Knowing his way around a printing press held young Franklin in good stead. Printers were at the cutting edge of eighteenth century technology, rather like today’s new media tech savvy entrepreneurs. Franklin came to people’s notice and Governor William Keith of Pennsylvania sent him on his first mission to England. Governor Keith had misled Franklin so he was somewhat stranded and worked in two prominent London printing houses to make ends meet and try to make his way back to America. Meanwhile, he absorbed as much as he could of intellectual London life expanding his knowledge, honing his writing and communication skills plus, developing a passion for the metropolis. He was only in his early twenties. Over the course of a very long life, Franklin lived to be 84 years old; he sailed across the Atlantic Ocean over ten times. This is when it was no luxury cruise….He writes about using a fizgig, a harpoon like tool, to catch food. Sometimes they would land a dolphin and have no qualms about dining on it.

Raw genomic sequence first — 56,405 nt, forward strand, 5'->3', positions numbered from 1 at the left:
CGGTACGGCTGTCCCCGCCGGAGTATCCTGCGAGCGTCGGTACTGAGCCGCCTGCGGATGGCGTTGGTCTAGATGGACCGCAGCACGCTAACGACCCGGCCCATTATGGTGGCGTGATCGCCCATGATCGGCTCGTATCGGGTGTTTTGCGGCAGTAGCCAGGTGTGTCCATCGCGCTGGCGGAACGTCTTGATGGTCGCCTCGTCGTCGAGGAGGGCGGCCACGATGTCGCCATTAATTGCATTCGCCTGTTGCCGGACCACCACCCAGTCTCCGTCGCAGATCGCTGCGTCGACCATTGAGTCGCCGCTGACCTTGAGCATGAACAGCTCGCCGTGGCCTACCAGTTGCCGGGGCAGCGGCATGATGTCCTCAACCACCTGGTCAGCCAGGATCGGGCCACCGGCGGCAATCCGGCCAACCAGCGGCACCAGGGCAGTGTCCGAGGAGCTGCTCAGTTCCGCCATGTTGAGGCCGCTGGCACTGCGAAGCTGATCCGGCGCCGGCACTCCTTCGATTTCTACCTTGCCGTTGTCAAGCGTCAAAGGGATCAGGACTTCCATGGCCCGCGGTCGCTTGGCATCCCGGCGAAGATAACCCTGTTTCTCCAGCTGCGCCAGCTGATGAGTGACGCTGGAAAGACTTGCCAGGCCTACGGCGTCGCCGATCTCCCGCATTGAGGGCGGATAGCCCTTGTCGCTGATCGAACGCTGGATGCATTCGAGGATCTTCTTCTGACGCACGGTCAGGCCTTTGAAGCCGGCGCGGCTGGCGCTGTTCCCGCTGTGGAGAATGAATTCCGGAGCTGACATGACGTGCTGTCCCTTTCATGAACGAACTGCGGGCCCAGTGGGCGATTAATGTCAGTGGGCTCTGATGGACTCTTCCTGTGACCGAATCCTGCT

BEER IS THE PROOF GOD LOVES US AND WANTS US TO HAVE FUN
Much of the time spent crossing the Atlantic would be when Franklin was writing and observing. He had an enquiring scientific mind and was one of the first people to acknowledge the existence of the Gulf Stream, and use it to make trade and travel quicker. He also invented the lightening rod which prevented buildings catching fire when struck by lightening. Another invention was bifocal spectacles along with an energy dispersion oven that would also heat a room. Eclectic innovations or what!
His diplomacy skills lead him to damage limitation between Britain and the US after the American war of independence. He served as US ambassador in Paris and Sweden. His philosophical thinking led to many pronouncements and sayings that are commonplace in the English language.” A place for everything, everything in its place,” plus: “To have an axe to grind,” the cautionary tale of a man taking his axe to a blacksmith to be sharpened. At the blacksmith, the customer finds himself turning the grindstone while the blacksmith merely hold the axe. “All men are created equal,” possibly not all Franklin’s work, nonetheless, with Thomas Jefferson, this was a crucial mantra to the war against King George III of Britain.